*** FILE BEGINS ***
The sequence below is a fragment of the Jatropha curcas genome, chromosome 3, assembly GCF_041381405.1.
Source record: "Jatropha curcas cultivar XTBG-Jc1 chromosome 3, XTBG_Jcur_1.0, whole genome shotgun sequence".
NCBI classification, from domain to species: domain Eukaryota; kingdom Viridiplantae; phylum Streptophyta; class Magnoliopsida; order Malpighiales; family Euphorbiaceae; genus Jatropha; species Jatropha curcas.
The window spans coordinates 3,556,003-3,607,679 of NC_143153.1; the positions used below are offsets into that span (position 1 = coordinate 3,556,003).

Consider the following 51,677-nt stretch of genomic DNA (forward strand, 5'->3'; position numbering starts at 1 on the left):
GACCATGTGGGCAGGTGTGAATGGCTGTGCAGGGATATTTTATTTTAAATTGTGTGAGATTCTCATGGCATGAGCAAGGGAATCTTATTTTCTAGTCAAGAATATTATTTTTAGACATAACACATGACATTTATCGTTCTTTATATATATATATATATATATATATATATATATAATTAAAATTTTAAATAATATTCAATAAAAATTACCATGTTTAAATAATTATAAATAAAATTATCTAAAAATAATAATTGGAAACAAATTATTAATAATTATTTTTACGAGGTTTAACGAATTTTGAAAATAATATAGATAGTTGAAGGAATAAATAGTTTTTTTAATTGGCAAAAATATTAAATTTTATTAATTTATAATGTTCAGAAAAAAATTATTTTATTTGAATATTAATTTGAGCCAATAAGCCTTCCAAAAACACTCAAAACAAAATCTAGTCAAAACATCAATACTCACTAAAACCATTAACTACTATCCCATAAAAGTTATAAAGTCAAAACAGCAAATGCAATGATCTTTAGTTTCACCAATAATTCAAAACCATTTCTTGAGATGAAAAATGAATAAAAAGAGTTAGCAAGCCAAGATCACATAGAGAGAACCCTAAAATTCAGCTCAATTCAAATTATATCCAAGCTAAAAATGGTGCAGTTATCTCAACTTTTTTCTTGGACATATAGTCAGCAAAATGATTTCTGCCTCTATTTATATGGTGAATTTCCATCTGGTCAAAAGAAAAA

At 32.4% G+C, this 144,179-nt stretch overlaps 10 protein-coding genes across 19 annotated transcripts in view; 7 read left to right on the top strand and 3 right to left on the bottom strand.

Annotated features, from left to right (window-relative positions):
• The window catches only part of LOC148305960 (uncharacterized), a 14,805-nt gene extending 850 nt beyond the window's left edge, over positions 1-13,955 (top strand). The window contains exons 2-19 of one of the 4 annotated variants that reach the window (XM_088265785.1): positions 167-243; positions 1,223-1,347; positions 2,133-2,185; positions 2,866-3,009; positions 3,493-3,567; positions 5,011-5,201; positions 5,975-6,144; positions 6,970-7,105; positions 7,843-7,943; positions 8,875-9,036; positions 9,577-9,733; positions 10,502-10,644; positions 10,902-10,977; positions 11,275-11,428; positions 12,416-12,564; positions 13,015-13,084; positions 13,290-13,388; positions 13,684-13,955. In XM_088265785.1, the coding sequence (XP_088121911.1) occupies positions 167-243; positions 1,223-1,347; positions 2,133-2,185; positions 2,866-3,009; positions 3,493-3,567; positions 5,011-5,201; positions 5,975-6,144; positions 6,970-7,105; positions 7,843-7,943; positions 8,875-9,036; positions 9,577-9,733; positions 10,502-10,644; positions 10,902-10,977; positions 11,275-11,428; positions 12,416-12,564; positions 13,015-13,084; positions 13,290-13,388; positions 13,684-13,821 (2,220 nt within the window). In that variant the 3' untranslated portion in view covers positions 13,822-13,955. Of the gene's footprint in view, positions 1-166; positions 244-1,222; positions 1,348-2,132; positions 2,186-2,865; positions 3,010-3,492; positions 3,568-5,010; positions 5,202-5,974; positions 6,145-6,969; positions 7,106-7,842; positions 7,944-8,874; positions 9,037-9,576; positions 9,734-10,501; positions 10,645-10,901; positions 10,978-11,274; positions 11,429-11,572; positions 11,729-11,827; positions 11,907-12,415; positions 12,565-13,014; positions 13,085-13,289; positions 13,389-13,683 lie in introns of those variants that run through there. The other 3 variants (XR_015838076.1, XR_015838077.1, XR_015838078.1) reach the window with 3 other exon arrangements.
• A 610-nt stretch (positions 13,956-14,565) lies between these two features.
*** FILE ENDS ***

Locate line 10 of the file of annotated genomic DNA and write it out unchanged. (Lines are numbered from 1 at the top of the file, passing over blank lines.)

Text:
• A 610-nt stretch (positions 13,956-14,565) lies between these two features.